Law research in the Faculty

The Faculty of Business, Law and Arts is committed to an intellectually vibrant and conceptually rigorous research environment, one that fosters globally recognised scholarship that is critical, innovative, interdisciplinary and socially relevant at local and international levels.

We are a pace of progressive thinking and critical thought leadership, a home of Legal Cultures.

Legal Cultures embraces three distinct clusters of research strength:

  1. Ecological Jurisprudence
  2. Law and Humanities
  3. Critical Legalities.
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Academic Associations

The Faculty of Business, Arts and Law is actively involved in the academic community and maintains memberships in key associations. These are important for collaboration and for sharing expertise across a broad range of research fields. For example:

For more than 50 years, the Australasian Law Academics Association (ALAA) has provided a platform for Australasian law teachers and legal scholars to network, collaborate and share expertise, as well as to contribute to the Association’s special interest groups and academic publications. Southern Cross University hosted the 2019 ALAA Annual Conference.

The Law and Society Association of Australia and New Zealand (LSAANZ) promotes and fosters scholarship broadly focusing on the interactions and intersections between law and society. Southern Cross University hosted the LSAANZ 2019 Annual Conference.

The Law, Literature and Humanities Association of Australasia (LHAA) is a community of scholars which explores the intersection between law and culture, in all its forms. Southern Cross University hosted the 2019 LLHAA 2019 annual conference at the Gold Coast campus.

Ecological Jurisprudence is driven by an ethos, a culture, that places the Earth at the heart of the law. In understanding the interconnectedness of law, place and life, as well as the urgency of de-centering the abstract and embracing the contextual, our scholars in Ecological Jurisprudence are leaders in their (green) fields.

Whether it’s the study of environmental justice; the rights of nature; the ontologies of legal personhood; the narratives of climate change, climate protest and activism; or climate change law and policy, our scholars push the boundaries of critical theory and eco-legal practice.

Members of our Ecological Jurisprudence research node include:

  • Associate Professor Nicole Rogers, founder and co-leader of the internationally-recognised Wild Law Judgment project.
  • Dr Alessandro Pelizzon, one of the founding members of the Global Alliance for the Rights of Nature and an UN-recognised leader in Earth Jurisprudence
  • Dr Evgeny Guglyuvatyy, a specialist in climate change law and policy, including taxation and forest policy
  • Mr Aidan Ricketts, a prominent activism academic and embedded social movement action researcher.

In our Law and Humanities research node, the zeitgeist, the cultural spirit of our (disruptive) times, finds its intellectual home. Our scholars explore the rich cultural intersections of law and literature, law and film, law and popular culture, critical and cultural legal history, the narratives of decolonisation, literary theory, and the philosophies of jurisprudence.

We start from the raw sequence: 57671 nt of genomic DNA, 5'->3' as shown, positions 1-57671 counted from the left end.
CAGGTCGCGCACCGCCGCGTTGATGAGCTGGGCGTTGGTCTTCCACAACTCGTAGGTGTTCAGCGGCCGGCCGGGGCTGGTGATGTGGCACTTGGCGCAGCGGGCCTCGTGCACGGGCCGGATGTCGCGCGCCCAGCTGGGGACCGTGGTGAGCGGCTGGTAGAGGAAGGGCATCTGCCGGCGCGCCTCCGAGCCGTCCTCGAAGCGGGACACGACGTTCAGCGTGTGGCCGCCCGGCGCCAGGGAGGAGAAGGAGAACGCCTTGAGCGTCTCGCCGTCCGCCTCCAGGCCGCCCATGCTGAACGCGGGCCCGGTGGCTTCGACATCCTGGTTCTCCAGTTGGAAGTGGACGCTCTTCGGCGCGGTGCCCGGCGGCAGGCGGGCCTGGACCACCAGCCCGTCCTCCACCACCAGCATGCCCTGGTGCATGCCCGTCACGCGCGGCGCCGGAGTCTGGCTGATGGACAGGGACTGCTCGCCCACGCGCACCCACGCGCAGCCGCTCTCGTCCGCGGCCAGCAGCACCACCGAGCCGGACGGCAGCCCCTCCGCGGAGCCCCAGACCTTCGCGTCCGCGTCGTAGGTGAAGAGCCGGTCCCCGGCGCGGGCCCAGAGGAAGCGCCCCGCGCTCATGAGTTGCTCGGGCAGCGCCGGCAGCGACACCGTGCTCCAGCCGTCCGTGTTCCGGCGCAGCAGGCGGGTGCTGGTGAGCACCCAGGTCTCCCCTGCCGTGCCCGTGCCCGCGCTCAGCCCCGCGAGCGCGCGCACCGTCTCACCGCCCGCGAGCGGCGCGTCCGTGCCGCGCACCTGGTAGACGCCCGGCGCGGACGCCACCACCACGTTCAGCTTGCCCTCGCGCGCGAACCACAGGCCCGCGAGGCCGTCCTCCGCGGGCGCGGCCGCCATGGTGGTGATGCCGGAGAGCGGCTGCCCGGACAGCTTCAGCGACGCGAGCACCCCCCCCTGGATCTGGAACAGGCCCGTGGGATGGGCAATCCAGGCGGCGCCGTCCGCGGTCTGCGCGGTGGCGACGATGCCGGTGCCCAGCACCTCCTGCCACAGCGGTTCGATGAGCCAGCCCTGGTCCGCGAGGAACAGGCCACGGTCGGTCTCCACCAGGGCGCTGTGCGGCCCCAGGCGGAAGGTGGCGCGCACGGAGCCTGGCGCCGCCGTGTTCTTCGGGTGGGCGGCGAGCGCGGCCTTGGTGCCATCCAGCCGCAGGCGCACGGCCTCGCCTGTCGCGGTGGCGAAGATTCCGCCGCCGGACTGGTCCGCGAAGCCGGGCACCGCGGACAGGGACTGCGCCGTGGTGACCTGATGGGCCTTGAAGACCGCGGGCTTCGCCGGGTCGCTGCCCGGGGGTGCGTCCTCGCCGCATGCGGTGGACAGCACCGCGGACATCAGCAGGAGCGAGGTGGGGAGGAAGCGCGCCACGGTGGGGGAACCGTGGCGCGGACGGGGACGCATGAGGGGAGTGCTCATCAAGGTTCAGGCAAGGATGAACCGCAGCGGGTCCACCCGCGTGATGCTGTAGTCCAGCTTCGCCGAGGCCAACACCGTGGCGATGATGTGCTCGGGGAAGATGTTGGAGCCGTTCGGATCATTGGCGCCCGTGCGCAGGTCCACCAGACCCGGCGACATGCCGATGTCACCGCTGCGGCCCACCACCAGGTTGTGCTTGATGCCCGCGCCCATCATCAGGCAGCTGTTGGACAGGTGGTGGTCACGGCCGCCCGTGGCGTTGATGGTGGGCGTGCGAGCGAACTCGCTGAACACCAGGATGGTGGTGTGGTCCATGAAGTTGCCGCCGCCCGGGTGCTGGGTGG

Our Law and Humanities cluster includes:

  • Professor William MacNeil esteemed jurisprude and cultural legal scholar
  • Professor Bee Chen Goh, a noted mediation expert and scholar of Sino-legal studies
  • Dr Rohan Price, the leading legal historian of the colonial Far East.
  • Associate Professor Nicole Rogers, pioneer of interdisciplinary climate studies encompassing law, fiction and the performance of protest.

Polemos, Journal of Law, Literature and Culture is the journal of record of our Law and Humanities cluster. An exciting collaboration between the Faculty, the Dipartimento di Lingue e Letterature Straniere at the University of Verona, and the Berlin-based publishing house, De Gruyter, Polemos is an internationally peer-refereed journal devoted to the interdisciplinary study of law and culture. A journal with its antipodean home in the cultural milieu of Southern Cross University, the Managing Editors of Polemos are Professor William MacNeil (SCU) and Professor Daniela Carpi (Verona).

In the Critical Legalities research node, our scholars are theorists and practitioners of the critical, the radical and the subversive other. Re-conceptualising property, place, race, whiteness, the colony, the corporation, the constitution, the workplace and more, our legal and societal institutions, indeed our understandings of law, are forged anew in the crucible of Critical Legalities. 

Our distinguished personnel includes:

  • Professor John Page, diverse property theorist and scholar of public property/space
  • Associate Professor Jennifer Nielsen, a leading scholar of social justice, inclusion and critical race theory
  • Dr Tom Round, noted constitutionalist
  • Dr John Orr, an expert in the university corporation.

Aligning with the Critical Legalities research node, Legalities, the Journal of the Law and Society of Australia and New Zealand is the flagship law journal of the Faculty. As the official house organ of the Law and Society Association of Australia and New Zealand (LSAANZ), and published by Edinburgh University Press, Legalities is the only dedicated socio-legal journal in Australasia and the Pacific. Managing Editors are Dr Trish Luker (LSAANZ President and Senior Lecturer at UTS), Ahonuku-Associate Professor Carwyn Jones (Victoria University Wellington), and Professor John Page (SCU).